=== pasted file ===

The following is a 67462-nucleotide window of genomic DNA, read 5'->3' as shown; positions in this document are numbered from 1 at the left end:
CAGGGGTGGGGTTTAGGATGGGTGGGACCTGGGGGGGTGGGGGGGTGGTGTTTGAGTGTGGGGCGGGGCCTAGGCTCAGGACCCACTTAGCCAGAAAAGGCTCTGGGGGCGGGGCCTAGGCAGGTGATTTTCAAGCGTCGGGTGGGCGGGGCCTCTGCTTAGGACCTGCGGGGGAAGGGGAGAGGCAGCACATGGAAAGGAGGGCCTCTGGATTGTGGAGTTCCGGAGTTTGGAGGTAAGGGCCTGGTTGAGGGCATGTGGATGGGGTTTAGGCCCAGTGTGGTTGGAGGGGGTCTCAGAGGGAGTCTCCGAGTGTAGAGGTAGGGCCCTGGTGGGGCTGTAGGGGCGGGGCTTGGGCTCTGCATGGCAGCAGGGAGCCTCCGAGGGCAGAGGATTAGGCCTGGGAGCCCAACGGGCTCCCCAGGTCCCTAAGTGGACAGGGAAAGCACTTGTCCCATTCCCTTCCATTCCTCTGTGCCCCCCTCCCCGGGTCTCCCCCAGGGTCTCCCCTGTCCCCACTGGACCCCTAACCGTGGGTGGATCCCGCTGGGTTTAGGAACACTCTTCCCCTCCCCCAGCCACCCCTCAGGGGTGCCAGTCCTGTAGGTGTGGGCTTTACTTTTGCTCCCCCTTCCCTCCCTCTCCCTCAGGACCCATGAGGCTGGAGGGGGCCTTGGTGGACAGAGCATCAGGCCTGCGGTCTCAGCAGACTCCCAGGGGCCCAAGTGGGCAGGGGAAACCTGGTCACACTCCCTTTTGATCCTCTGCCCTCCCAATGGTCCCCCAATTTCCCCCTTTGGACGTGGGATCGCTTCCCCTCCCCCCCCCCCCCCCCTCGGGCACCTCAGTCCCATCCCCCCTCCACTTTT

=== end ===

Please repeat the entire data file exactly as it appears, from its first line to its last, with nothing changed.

The following is a 67462-nucleotide window of genomic DNA, read 5'->3' as shown; positions in this document are numbered from 1 at the left end:
CAGGGGTGGGGTTTAGGATGGGTGGGACCTGGGGGGGTGGGGGGGTGGTGTTTGAGTGTGGGGCGGGGCCTAGGCTCAGGACCCACTTAGCCAGAAAAGGCTCTGGGGGCGGGGCCTAGGCAGGTGATTTTCAAGCGTCGGGTGGGCGGGGCCTCTGCTTAGGACCTGCGGGGGAAGGGGAGAGGCAGCACATGGAAAGGAGGGCCTCTGGATTGTGGAGTTCCGGAGTTTGGAGGTAAGGGCCTGGTTGAGGGCATGTGGATGGGGTTTAGGCCCAGTGTGGTTGGAGGGGGTCTCAGAGGGAGTCTCCGAGTGTAGAGGTAGGGCCCTGGTGGGGCTGTAGGGGCGGGGCTTGGGCTCTGCATGGCAGCAGGGAGCCTCCGAGGGCAGAGGATTAGGCCTGGGAGCCCAACGGGCTCCCCAGGTCCCTAAGTGGACAGGGAAAGCACTTGTCCCATTCCCTTCCATTCCTCTGTGCCCCCCTCCCCGGGTCTCCCCCAGGGTCTCCCCTGTCCCCACTGGACCCCTAACCGTGGGTGGATCCCGCTGGGTTTAGGAACACTCTTCCCCTCCCCCAGCCACCCCTCAGGGGTGCCAGTCCTGTAGGTGTGGGCTTTACTTTTGCTCCCCCTTCCCTCCCTCTCCCTCAGGACCCATGAGGCTGGAGGGGGCCTTGGTGGACAGAGCATCAGGCCTGCGGTCTCAGCAGACTCCCAGGGGCCCAAGTGGGCAGGGGAAACCTGGTCACACTCCCTTTTGATCCTCTGCCCTCCCAATGGTCCCCCAATTTCCCCCTTTGGACGTGGGATCGCTTCCCCTCCCCCCCCCCCCCCCCTCGGGCACCTCAGTCCCATCCCCCCTCCACTTTT